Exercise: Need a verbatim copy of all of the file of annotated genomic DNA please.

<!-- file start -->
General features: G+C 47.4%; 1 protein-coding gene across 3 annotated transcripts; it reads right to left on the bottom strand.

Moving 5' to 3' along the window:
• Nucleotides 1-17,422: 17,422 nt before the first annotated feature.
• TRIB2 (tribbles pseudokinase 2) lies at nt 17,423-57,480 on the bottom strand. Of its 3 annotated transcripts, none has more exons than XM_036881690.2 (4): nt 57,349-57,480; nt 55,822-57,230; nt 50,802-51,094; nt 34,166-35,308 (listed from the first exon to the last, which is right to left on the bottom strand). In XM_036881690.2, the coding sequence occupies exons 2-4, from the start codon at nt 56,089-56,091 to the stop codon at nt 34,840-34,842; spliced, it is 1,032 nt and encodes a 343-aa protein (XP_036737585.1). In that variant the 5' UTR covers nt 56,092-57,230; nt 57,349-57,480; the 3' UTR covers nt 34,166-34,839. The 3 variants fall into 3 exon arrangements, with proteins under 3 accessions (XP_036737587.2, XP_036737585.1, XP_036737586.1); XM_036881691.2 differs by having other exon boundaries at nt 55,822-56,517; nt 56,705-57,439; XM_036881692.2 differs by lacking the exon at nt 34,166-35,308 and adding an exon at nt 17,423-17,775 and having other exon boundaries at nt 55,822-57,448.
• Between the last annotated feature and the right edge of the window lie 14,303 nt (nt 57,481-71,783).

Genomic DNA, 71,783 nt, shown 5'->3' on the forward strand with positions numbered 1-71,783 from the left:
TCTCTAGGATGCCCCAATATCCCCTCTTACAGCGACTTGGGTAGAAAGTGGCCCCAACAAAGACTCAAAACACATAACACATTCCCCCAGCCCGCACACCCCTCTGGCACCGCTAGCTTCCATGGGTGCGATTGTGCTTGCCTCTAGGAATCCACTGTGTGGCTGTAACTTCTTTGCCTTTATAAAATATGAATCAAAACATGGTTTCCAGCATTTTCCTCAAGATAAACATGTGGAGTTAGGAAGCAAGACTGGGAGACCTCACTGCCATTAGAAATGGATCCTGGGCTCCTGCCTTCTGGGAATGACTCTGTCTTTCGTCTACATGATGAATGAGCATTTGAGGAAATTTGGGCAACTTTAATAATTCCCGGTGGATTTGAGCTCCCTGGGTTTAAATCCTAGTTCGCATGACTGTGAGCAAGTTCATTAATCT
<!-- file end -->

General features: G+C 47.4%; 1 protein-coding gene across 3 annotated transcripts; it reads right to left on the bottom strand.

Moving 5' to 3' along the window:
• Nucleotides 1-17,422: 17,422 nt before the first annotated feature.
• TRIB2 (tribbles pseudokinase 2) lies at nt 17,423-57,480 on the bottom strand. Of its 3 annotated transcripts, none has more exons than XM_036881690.2 (4): nt 57,349-57,480; nt 55,822-57,230; nt 50,802-51,094; nt 34,166-35,308 (listed from the first exon to the last, which is right to left on the bottom strand). In XM_036881690.2, the coding sequence occupies exons 2-4, from the start codon at nt 56,089-56,091 to the stop codon at nt 34,840-34,842; spliced, it is 1,032 nt and encodes a 343-aa protein (XP_036737585.1). In that variant the 5' UTR covers nt 56,092-57,230; nt 57,349-57,480; the 3' UTR covers nt 34,166-34,839. The 3 variants fall into 3 exon arrangements, with proteins under 3 accessions (XP_036737587.2, XP_036737585.1, XP_036737586.1); XM_036881691.2 differs by having other exon boundaries at nt 55,822-56,517; nt 56,705-57,439; XM_036881692.2 differs by lacking the exon at nt 34,166-35,308 and adding an exon at nt 17,423-17,775 and having other exon boundaries at nt 55,822-57,448.
• Between the last annotated feature and the right edge of the window lie 14,303 nt (nt 57,481-71,783).

Genomic DNA, 71,783 nt, shown 5'->3' on the forward strand with positions numbered 1-71,783 from the left:
TCTCTAGGATGCCCCAATATCCCCTCTTACAGCGACTTGGGTAGAAAGTGGCCCCAACAAAGACTCAAAACACATAACACATTCCCCCAGCCCGCACACCCCTCTGGCACCGCTAGCTTCCATGGGTGCGATTGTGCTTGCCTCTAGGAATCCACTGTGTGGCTGTAACTTCTTTGCCTTTATAAAATATGAATCAAAACATGGTTTCCAGCATTTTCCTCAAGATAAACATGTGGAGTTAGGAAGCAAGACTGGGAGACCTCACTGCCATTAGAAATGGATCCTGGGCTCCTGCCTTCTGGGAATGACTCTGTCTTTCGTCTACATGATGAATGAGCATTTGAGGAAATTTGGGCAACTTTAATAATTCCCGGTGGATTTGAGCTCCCTGGGTTTAAATCCTAGTTCGCATGACTGTGAGCAAGTTCATTAATCT